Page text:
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Toronto Blue Jays fans wave their rally towels.

MIKE CASSESE/Mike Cassese/Reuters

The buzz is palpable in the sea of blue streaming towards the Rogers Centre in the chilly spring twilight. Children peer out from under oversized ball-cap brims, hot dog vendors rush to keep up with demand and a crowd is growing around Rick Donaldson, who is thumping a brisk beat on his drum kit. "Let's go – " he calls. "Blue Jays!" the throngs respond.

"Opening day is always fun – it's the promise of a new season," says Bill Simpson, 26, who came up from Hamilton to take in the game with several friends. "It's the only time the stadium is full."

Mr. Simpson is among the thousands of fans hoping this truism about Toronto baseball won't come to pass this year. Thanks to a stellar preseason and other signs of a successful team developing, it may just be that the bat-toting boys of summer will give the city good reason to keep the home-opener high going.

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"They look better, they're more fun, they've got a great lineup for hitting," says Weedy McIntyre, 32, sporting an ear-to-ear grin. She's particularly excited to see what Canada's Brett Lawrie, who posted nine home runs in just a few weeks last year, can do with a full season. Ms. McIntyre is also predicting a breakout year for pitcher Brandon Morrow.

A winning sports franchise would be especially welcome in Hogtown, where the Maple Leafs have missed the playoffs for the last eight years and the Raptors are posting a losing record again.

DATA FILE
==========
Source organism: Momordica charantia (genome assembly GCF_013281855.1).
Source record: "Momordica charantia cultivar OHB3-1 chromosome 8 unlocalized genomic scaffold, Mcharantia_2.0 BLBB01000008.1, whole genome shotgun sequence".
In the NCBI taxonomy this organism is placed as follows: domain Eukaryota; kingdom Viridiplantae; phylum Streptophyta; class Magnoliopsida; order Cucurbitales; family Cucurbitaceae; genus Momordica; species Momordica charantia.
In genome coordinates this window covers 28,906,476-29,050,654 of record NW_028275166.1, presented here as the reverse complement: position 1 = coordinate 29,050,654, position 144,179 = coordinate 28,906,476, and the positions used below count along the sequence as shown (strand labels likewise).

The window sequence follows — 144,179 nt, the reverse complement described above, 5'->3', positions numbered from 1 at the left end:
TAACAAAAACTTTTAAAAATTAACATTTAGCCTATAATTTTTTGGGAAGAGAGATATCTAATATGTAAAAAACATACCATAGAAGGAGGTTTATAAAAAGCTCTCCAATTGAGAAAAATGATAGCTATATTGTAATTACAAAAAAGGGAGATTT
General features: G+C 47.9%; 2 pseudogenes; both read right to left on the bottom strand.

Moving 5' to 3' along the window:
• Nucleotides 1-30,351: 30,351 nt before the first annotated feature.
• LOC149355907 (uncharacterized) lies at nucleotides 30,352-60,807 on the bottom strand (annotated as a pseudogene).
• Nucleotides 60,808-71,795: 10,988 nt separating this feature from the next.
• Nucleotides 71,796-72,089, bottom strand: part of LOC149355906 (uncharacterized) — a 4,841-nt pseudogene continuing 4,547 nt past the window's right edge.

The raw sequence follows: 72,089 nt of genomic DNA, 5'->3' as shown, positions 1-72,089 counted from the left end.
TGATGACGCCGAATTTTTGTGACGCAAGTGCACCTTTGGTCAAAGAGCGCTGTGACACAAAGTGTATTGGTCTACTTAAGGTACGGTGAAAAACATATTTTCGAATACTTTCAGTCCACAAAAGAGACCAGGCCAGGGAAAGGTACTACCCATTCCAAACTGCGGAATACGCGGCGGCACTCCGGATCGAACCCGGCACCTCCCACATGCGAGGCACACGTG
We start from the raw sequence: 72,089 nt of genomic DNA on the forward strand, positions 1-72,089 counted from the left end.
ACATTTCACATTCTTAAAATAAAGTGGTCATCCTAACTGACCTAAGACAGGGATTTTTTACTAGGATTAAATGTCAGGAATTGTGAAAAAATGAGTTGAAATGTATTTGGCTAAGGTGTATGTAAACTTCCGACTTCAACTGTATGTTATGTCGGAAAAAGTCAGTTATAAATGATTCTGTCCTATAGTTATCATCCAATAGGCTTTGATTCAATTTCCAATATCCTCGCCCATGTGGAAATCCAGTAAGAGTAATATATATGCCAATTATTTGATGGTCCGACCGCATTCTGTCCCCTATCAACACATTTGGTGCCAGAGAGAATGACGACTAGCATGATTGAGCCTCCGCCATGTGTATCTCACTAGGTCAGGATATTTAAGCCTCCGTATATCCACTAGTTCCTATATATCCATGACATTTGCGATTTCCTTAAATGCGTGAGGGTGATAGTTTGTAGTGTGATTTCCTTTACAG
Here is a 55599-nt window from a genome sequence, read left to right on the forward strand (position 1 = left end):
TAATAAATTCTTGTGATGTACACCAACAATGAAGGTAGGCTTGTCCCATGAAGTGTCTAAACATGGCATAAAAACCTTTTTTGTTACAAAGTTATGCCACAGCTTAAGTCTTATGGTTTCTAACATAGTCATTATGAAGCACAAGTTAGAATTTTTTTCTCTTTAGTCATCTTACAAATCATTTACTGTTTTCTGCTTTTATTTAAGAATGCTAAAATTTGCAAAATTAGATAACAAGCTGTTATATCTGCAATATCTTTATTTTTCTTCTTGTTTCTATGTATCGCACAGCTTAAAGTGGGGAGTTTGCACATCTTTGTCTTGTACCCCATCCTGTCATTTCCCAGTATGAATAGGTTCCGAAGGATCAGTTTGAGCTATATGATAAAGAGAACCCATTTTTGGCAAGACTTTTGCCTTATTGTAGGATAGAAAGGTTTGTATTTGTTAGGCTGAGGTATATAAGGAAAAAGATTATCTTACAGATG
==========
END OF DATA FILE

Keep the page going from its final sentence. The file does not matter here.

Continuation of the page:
Of course, it doesn't hurt that the Jays' opponents Monday night are the storied Boston Red Sox, who were swept by the Detroit Tigers in their first series of the season. And Jays' supporters insist they're in it for the experience as much as the victory. It is, after all, a sport where enjoying a hot dog in the stands is as important as watching a runner slide home.

"As long as I can go and see a really good game, I'm happy," says Diane Davidson, 53, who has been following the team from the beginning. Before she married her husband, Ian, she brought her parents to meet his at a game.

Tradition is also important to Joe Anstett, 32. "My boys have never missed an opening," he says, holding his three-year-old son Leo. "We've always been a good, fun club to watch."

Still, Noah, 6, has no doubt about the outcome. Asked what he's most looking forward to in Monday's game, he doesn't miss a beat: "Watching them win."

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